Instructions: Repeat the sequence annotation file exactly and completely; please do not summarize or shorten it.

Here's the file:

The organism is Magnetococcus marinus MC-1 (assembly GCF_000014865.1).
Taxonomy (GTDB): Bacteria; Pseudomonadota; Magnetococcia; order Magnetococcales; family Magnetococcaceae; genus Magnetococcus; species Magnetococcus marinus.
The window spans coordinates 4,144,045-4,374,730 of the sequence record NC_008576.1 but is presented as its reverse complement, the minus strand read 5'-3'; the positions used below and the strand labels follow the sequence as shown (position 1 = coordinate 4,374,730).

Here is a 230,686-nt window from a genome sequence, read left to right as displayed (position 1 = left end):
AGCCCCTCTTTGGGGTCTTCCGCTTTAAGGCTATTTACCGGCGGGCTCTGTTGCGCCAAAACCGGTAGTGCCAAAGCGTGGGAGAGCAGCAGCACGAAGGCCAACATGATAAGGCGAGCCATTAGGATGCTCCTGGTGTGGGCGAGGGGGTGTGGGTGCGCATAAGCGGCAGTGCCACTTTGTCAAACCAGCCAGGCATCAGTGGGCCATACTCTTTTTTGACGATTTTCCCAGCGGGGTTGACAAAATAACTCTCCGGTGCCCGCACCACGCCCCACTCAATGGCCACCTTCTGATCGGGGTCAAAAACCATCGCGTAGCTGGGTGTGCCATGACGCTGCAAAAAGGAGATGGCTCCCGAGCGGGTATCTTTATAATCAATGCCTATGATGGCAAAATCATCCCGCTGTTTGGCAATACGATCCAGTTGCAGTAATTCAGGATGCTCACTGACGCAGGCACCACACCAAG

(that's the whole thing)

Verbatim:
The organism is Magnetococcus marinus MC-1 (assembly GCF_000014865.1).
Taxonomy (GTDB): Bacteria; Pseudomonadota; Magnetococcia; order Magnetococcales; family Magnetococcaceae; genus Magnetococcus; species Magnetococcus marinus.
The window spans coordinates 4,144,045-4,374,730 of the sequence record NC_008576.1 but is presented as its reverse complement, the minus strand read 5'-3'; the positions used below and the strand labels follow the sequence as shown (position 1 = coordinate 4,374,730).

Here is a 230,686-nt window from a genome sequence, read left to right as displayed (position 1 = left end):
AGCCCCTCTTTGGGGTCTTCCGCTTTAAGGCTATTTACCGGCGGGCTCTGTTGCGCCAAAACCGGTAGTGCCAAAGCGTGGGAGAGCAGCAGCACGAAGGCCAACATGATAAGGCGAGCCATTAGGATGCTCCTGGTGTGGGCGAGGGGGTGTGGGTGCGCATAAGCGGCAGTGCCACTTTGTCAAACCAGCCAGGCATCAGTGGGCCATACTCTTTTTTGACGATTTTCCCAGCGGGGTTGACAAAATAACTCTCCGGTGCCCGCACCACGCCCCACTCAATGGCCACCTTCTGATCGGGGTCAAAAACCATCGCGTAGCTGGGTGTGCCATGACGCTGCAAAAAGGAGATGGCTCCCGAGCGGGTATCTTTATAATCAATGCCTATGATGGCAAAATCATCCCGCTGTTTGGCAATACGATCCAGTTGCAGTAATTCAGGATGCTCACTGACGCAGGCACCACACCAAG